(NRO) – Euthanasia advocates are so full of it, promising that snuff medicine will only be a last resort when nothing else can be done to alleviate suffering.
It’s never been true, to the point that no law in the world requires that everything — or indeed, perhaps anything — be tried to alleviate suffering prior to taking the lethal measure. The patient can simply refuse alleviating interventions — and that refusal does not legally invalidate the “Make me dead” request even when their suffering could be reduced with proper medical, psychological, or social care.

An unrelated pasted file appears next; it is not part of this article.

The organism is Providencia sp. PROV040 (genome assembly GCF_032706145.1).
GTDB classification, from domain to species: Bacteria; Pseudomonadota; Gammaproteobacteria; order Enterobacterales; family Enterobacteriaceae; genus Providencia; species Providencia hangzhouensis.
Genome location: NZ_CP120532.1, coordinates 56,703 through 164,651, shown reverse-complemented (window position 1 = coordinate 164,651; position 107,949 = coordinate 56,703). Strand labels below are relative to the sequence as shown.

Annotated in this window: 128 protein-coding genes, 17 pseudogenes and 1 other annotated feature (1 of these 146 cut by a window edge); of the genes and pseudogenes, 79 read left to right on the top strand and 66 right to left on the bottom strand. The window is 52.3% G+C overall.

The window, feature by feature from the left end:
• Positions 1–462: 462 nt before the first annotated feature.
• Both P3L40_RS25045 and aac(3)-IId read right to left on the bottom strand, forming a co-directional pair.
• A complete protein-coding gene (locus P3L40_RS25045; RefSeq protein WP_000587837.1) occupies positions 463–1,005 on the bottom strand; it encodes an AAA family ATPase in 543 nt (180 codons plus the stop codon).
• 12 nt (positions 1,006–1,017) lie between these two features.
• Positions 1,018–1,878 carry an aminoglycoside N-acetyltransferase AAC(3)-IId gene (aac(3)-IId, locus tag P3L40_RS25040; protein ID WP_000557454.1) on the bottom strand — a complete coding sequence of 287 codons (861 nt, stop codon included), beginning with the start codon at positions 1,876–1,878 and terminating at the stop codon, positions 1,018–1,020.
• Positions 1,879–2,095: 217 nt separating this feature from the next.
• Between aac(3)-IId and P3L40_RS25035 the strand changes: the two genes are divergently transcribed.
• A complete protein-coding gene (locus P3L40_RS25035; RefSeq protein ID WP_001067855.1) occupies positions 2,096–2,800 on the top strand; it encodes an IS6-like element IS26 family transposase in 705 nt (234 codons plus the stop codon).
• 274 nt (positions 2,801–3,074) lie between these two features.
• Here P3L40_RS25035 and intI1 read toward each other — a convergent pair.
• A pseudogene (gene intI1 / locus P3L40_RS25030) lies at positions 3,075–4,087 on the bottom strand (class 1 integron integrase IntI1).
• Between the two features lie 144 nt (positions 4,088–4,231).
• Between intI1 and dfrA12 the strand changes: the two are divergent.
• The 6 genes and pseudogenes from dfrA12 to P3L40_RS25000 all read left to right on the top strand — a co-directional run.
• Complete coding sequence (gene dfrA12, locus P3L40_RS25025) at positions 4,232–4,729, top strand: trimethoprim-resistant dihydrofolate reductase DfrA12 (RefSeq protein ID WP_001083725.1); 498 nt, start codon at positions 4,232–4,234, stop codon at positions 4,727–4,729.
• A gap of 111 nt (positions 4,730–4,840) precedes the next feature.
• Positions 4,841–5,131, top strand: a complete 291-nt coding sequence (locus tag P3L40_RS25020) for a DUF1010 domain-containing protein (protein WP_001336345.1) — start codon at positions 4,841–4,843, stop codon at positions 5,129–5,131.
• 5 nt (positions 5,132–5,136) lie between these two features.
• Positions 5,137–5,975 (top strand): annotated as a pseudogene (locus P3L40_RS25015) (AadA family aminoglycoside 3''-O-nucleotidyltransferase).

Suicidal people can even increase their own suffering to qualify for euthanasia; in Canada, by self-starving to become sufficiently weak that death is foreseeable, or, in Oregon, diabetics refusing insulin to immediately become terminal.
Now, a study published in the Journal of Medical Ethics shows that euthanasia in Quebec — euphemistically called “medical aid in dying” (MAiD) — is sometimes applied with little or no attempt to palliate or relieve suffering through non-lethal medical means prior to the killing. CONTINUE